British health authorities said that while the variant has been circulating since September, it wasn’t until the last week that officials felt they had enough evidence to declare that it has higher transmissibility than other circulating coronaviruses.
Patrick Vallance, the British government’s chief scientific adviser, said officials are concerned about the new variant because it contained 23 different changes, “an unusually large number of variants” affecting how the virus binds to and enters cells in the body.
Officials aren't certain whether it originated in the U.K., Vallance added. But by December, he said it was causing over 60% of infections in London.
The annual Berlin International Film Festival is being put off this year due to the coronavirus pandemic and split into two parts later in 2021, organizers said Friday.
The “Berlinale” had been scheduled for February in the German capital but cannot go ahead due to the likelihood that coronavirus restrictions on large gatherings will continue, organizers said, reports AP.
To give the film industry a venue to market their products in the first quarter, however, a virtual Berlinale will be held online in March. Then in June, organizers are scheduling a summer event with numerous film screenings for the public in theaters and the open air.
“The division makes it possible to maintain the two supporting pillars: film market and festival,” organizers said.
In October, Indonesian diplomats and Muslim clerics stepped off a plane in China. While the diplomats were there to finalize deals to ensure millions of doses reached Indonesian citizens, the clerics had a much different concern: Whether the COVID-19 vaccine was permissible for use under Islamic law.
As companies race to develop a COVID-19 vaccine and countries scramble to secure doses, questions about the use of pork products — banned by some religious groups — has raised concerns about the possibility of disrupted immunization campaigns, reports AP.
Pork-derived gelatin has been widely used as a stabilizer to ensure vaccines remain safe and effective during storage and transport. Some companies have worked for years to develop pork-free vaccines: Swiss pharmaceutical company Novartis has produced a pork-free meningitis vaccine, while Saudi- and Malaysia-based AJ Pharma is currently working on one of their own.
But demand, existing supply chains, cost and the shorter shelf life of vaccines not containing porcine gelatin means the ingredient is likely to continue to be used in a majority of vaccines for years, said Dr. Salman Waqar, general secretary of the British Islamic Medical Association.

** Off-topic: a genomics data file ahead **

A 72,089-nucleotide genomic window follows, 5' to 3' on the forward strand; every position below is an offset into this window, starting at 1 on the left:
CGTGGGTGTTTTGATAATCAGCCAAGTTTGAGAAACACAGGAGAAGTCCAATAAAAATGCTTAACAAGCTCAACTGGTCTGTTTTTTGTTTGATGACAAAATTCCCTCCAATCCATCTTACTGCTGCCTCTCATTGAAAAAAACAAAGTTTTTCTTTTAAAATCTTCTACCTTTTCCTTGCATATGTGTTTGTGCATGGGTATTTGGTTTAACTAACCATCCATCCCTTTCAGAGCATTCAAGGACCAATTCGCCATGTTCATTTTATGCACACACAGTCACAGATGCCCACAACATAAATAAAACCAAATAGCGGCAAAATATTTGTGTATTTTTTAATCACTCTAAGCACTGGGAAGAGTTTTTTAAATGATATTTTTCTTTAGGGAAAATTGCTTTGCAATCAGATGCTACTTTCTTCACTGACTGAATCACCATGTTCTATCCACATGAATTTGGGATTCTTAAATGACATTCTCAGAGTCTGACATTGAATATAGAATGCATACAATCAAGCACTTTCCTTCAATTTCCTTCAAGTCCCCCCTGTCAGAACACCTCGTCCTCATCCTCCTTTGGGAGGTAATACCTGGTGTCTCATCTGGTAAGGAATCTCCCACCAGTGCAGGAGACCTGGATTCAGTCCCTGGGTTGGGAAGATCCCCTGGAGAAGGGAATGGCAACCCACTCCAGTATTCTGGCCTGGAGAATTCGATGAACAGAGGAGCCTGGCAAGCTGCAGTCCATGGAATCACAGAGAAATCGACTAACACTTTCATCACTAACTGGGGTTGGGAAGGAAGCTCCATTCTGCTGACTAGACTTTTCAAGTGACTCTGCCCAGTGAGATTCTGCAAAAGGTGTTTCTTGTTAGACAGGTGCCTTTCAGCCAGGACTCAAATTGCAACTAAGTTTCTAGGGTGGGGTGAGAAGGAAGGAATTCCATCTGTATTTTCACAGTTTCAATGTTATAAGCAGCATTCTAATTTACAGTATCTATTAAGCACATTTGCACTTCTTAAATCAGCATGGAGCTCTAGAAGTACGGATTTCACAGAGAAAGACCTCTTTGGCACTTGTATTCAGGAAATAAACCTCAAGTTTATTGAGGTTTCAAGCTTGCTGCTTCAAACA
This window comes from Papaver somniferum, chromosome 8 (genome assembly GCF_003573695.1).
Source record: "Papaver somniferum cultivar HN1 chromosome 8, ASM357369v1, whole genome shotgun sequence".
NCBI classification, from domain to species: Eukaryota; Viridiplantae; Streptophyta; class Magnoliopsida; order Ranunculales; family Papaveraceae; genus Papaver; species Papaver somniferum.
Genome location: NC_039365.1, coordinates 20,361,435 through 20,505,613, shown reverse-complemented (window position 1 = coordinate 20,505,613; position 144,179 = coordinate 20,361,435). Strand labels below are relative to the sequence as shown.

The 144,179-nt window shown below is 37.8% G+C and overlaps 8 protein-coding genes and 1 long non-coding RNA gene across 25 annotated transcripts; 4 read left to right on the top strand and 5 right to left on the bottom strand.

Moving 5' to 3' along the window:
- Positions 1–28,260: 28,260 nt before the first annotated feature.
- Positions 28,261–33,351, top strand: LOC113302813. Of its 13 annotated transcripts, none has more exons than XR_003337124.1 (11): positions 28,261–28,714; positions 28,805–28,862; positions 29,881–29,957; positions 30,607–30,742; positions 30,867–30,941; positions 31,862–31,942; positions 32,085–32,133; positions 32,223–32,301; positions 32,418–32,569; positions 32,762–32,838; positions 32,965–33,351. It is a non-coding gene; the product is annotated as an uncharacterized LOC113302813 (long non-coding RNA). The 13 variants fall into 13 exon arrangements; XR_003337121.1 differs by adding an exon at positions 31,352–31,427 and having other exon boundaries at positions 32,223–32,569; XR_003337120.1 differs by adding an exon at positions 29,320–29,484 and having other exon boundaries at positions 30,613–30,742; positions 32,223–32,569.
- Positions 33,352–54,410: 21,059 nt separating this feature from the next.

Spokespeople for Pfizer, Moderna and AstraZeneca have said that pork products are not part of their COVID-19 vaccines. But limited supply and preexisting deals worth millions of dollars with other companies means that some countries with large Muslim populations, such as Indonesia, will receive vaccines that have not yet been certified to be gelatin-free.
This presents a dilemma for religious communities, including Orthodox Jews and Muslims, where the consumption of pork products is deemed religiously unclean, and how the ban is applied to medicine, he said.
“There’s a difference of opinion amongst Islamic scholars as to whether you take something like pork gelatin and make it undergo a rigorous chemical transformation,” Waqar said. “Is that still considered to be religiously impure for you to take?”
The majority consensus from past debates over pork gelatin use in vaccines is that it is permissible under Islamic law, as “greater harm” would occur if the vaccines weren’t used, said Dr. Harunor Rashid, an associate professor at the University of Sydney.
There’s a similar assessment by a broad consensus of religious leaders in the Orthodox Jewish community as well.
“According to the Jewish law, the prohibition on eating pork or using pork is only forbidden when it’s a natural way of eating it,” said Rabbi David Stav, chairman of Tzohar, a rabbinical organization in Israel.
If “it’s injected into the body, not (eaten) through the mouth,” then there is “no prohibition and no problem, especially when we are concerned about sicknesses,” he said.
Yet there have been dissenting opinions on the issue — some with serious health consequences for Indonesia, which has the world’s largest Muslim population, some 225 million.
In 2018, the Indonesian Ulema Council, the Muslim clerical body that issues certifications that a product is halal, or permissible under Islamic law, decreed that the measles and rubella vaccines were “haram,” or unlawful, because of the gelatin. Religious and community leaders began to urge parents to not allow their children to be vaccinated.